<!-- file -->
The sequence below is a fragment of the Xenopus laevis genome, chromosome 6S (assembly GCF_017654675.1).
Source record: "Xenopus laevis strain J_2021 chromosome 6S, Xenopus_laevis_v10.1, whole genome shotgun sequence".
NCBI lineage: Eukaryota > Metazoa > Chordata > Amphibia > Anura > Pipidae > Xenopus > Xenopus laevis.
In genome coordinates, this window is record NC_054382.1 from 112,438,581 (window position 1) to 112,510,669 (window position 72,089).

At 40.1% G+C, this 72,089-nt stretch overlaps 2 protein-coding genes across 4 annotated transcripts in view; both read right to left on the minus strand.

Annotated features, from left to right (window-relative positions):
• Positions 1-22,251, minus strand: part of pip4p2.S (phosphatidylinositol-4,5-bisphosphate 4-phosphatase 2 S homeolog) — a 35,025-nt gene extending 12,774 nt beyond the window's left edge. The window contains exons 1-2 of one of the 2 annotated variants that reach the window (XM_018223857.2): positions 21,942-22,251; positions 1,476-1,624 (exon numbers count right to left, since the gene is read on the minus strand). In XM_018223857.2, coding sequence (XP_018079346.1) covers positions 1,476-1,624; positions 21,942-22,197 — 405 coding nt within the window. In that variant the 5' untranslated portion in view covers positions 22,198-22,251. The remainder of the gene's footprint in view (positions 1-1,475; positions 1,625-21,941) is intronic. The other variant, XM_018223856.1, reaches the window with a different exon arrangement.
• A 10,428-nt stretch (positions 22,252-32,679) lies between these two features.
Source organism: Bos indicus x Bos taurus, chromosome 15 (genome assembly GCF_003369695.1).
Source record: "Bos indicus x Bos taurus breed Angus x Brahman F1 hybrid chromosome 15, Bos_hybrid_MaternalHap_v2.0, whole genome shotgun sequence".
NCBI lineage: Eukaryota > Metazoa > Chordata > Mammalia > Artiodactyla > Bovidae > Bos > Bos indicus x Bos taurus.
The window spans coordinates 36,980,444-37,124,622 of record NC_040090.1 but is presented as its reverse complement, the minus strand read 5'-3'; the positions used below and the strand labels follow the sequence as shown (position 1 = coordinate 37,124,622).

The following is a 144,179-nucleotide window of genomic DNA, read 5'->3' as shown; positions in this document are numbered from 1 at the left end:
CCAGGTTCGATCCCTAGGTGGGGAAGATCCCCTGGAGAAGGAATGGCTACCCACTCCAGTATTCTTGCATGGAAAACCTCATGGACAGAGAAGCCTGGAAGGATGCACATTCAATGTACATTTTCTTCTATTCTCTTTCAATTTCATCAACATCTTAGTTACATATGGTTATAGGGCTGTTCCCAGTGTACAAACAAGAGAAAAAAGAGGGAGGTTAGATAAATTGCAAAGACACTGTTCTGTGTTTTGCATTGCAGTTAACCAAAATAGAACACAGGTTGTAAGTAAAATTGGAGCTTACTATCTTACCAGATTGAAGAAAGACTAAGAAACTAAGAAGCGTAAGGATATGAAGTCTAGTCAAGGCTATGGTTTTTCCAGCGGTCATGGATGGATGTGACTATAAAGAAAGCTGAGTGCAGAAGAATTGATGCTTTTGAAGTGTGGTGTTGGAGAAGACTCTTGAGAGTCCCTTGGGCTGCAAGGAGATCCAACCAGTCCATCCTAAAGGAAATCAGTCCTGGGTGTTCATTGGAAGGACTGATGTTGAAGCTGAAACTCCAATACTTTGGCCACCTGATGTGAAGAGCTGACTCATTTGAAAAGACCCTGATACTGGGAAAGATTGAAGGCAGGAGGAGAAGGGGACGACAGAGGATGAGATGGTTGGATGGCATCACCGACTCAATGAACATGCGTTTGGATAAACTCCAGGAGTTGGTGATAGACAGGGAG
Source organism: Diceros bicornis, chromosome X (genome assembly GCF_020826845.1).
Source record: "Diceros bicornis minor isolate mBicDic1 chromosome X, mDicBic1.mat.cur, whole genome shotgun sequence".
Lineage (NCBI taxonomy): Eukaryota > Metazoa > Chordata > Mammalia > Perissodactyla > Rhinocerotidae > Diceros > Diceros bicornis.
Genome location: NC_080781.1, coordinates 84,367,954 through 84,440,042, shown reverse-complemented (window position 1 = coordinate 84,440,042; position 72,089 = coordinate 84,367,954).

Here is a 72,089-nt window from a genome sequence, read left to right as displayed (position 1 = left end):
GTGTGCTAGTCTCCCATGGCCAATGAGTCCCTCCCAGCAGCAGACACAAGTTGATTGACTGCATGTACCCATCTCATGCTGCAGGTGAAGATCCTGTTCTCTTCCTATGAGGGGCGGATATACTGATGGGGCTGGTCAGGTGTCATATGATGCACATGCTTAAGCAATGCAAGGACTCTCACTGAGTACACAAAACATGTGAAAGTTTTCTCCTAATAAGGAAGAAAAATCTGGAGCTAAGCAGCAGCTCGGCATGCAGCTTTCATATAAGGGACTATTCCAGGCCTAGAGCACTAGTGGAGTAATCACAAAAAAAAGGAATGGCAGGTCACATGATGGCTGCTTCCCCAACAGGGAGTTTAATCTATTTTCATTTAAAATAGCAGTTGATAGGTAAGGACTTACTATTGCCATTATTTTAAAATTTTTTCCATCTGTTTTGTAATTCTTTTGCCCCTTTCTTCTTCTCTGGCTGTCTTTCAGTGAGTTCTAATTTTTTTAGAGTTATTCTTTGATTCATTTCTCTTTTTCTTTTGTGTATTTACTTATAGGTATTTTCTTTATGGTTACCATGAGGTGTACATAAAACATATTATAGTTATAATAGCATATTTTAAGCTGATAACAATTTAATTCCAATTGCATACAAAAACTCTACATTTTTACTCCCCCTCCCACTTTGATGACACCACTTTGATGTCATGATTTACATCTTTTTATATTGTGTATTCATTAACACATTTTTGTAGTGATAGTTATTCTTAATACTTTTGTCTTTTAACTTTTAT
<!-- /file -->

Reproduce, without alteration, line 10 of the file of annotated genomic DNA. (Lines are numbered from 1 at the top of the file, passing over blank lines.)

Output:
Source record: "Bos indicus x Bos taurus breed Angus x Brahman F1 hybrid chromosome 15, Bos_hybrid_MaternalHap_v2.0, whole genome shotgun sequence".